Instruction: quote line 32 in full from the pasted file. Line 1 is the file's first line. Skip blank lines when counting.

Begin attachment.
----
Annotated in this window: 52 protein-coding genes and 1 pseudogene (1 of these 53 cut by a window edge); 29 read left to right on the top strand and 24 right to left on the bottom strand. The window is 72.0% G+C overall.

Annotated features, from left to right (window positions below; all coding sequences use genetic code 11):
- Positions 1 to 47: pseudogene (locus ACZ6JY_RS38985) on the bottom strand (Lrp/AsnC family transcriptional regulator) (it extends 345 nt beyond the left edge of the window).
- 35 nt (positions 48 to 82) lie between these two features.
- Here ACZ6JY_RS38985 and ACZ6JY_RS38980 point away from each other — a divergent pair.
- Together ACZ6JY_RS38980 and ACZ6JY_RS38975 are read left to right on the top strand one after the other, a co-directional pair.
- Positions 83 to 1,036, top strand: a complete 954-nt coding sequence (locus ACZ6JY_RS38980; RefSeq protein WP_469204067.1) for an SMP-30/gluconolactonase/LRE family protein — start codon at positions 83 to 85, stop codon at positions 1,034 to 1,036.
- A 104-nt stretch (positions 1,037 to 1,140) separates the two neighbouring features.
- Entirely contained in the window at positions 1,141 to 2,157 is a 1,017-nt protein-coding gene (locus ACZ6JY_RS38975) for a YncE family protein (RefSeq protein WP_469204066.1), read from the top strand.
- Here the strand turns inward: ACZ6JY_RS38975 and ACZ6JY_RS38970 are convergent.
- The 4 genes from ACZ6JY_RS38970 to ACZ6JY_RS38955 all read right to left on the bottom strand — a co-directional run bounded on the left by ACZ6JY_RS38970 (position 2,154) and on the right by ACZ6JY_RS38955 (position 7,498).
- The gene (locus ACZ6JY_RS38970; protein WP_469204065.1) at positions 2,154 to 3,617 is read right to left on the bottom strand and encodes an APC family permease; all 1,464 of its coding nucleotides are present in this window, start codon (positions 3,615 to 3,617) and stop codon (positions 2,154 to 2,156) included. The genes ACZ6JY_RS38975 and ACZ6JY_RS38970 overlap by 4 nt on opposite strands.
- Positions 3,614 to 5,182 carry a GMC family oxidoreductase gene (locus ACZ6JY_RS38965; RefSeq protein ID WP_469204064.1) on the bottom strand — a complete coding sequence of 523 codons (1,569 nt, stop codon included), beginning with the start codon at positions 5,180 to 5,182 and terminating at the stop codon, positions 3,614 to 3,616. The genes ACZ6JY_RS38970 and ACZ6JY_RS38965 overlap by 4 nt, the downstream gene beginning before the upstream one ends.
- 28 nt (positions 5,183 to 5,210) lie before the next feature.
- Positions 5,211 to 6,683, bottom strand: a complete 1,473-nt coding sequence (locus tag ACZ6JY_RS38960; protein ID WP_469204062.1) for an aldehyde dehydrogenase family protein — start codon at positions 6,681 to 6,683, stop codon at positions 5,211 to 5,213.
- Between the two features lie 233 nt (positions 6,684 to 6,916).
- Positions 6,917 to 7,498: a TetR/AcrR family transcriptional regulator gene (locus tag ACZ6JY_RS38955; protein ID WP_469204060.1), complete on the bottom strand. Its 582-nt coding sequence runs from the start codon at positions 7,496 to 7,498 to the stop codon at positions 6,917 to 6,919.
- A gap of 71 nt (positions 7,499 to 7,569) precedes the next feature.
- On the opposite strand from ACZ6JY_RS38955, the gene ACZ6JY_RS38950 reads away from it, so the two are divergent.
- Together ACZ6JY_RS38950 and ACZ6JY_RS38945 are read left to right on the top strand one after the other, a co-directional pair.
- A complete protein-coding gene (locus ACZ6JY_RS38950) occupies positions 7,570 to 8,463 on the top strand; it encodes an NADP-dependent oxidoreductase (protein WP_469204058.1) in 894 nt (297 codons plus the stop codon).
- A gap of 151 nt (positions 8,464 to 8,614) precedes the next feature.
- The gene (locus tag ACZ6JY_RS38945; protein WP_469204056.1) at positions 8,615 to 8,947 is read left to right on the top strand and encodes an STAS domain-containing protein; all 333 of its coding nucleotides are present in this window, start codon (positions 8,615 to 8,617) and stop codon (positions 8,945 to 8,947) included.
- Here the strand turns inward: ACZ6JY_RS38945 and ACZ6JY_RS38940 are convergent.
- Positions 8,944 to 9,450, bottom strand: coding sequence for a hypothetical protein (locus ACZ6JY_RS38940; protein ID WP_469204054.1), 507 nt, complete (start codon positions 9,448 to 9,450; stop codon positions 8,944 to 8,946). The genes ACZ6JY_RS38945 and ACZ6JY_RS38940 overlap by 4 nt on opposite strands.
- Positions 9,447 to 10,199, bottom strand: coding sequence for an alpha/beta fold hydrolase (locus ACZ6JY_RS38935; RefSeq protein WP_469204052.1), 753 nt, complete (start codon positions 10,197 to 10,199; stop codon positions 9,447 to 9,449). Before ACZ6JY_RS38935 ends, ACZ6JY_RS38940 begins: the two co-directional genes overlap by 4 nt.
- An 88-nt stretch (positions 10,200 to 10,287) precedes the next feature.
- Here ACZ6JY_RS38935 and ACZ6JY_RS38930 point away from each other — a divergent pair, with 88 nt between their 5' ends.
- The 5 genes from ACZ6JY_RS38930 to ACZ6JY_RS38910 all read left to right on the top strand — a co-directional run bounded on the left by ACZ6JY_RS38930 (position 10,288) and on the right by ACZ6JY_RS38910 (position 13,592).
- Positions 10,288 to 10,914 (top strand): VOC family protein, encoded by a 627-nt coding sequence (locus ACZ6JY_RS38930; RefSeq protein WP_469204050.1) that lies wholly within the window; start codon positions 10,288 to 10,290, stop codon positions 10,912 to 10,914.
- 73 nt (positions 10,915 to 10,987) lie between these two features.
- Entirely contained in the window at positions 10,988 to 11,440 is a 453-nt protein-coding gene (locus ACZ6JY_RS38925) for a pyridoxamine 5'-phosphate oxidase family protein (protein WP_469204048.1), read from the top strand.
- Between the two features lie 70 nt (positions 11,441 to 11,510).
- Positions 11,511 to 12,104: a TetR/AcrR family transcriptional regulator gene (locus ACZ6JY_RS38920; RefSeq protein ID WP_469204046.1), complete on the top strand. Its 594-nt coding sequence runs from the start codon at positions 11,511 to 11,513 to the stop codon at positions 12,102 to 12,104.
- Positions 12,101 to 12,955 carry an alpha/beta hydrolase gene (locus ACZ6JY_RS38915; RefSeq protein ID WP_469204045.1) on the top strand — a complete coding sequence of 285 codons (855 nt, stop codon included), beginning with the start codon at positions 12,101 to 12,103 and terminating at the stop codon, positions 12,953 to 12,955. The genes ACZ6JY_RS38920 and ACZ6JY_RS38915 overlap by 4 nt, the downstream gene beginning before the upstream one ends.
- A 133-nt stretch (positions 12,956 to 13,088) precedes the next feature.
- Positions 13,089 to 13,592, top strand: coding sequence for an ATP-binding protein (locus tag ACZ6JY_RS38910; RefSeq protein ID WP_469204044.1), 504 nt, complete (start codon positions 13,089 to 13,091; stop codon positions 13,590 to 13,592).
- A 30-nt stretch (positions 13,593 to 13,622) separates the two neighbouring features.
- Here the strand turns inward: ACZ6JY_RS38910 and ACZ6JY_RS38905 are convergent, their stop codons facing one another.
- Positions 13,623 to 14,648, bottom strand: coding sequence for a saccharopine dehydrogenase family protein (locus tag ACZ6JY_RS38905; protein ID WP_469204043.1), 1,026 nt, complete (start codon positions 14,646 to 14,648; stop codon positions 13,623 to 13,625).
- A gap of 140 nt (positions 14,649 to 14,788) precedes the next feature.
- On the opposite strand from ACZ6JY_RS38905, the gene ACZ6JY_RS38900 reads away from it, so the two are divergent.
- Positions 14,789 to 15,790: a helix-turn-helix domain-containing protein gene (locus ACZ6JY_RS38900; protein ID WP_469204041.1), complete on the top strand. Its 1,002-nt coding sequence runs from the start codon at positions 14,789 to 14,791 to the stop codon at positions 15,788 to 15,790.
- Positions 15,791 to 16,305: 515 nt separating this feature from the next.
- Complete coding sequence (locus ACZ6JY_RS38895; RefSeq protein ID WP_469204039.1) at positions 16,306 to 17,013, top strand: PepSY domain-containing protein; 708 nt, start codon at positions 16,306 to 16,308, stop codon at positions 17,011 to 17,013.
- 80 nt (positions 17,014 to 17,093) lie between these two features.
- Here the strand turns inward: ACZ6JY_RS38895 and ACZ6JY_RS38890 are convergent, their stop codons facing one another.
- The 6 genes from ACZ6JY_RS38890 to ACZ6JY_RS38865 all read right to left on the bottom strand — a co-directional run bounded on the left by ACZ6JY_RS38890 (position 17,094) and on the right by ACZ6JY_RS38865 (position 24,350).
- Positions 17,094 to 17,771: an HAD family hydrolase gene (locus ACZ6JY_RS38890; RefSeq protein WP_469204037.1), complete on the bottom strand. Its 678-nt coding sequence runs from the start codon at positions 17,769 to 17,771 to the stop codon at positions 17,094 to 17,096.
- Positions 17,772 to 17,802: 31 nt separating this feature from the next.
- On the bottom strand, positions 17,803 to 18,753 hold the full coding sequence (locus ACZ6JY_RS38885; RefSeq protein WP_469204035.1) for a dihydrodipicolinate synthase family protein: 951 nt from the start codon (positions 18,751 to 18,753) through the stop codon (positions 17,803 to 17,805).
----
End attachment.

- Entirely contained in the window at positions 10,988 to 11,440 is a 453-nt protein-coding gene (locus ACZ6JY_RS38925) for a pyridoxamine 5'-phosphate oxidase family protein (protein WP_469204048.1), read from the top strand.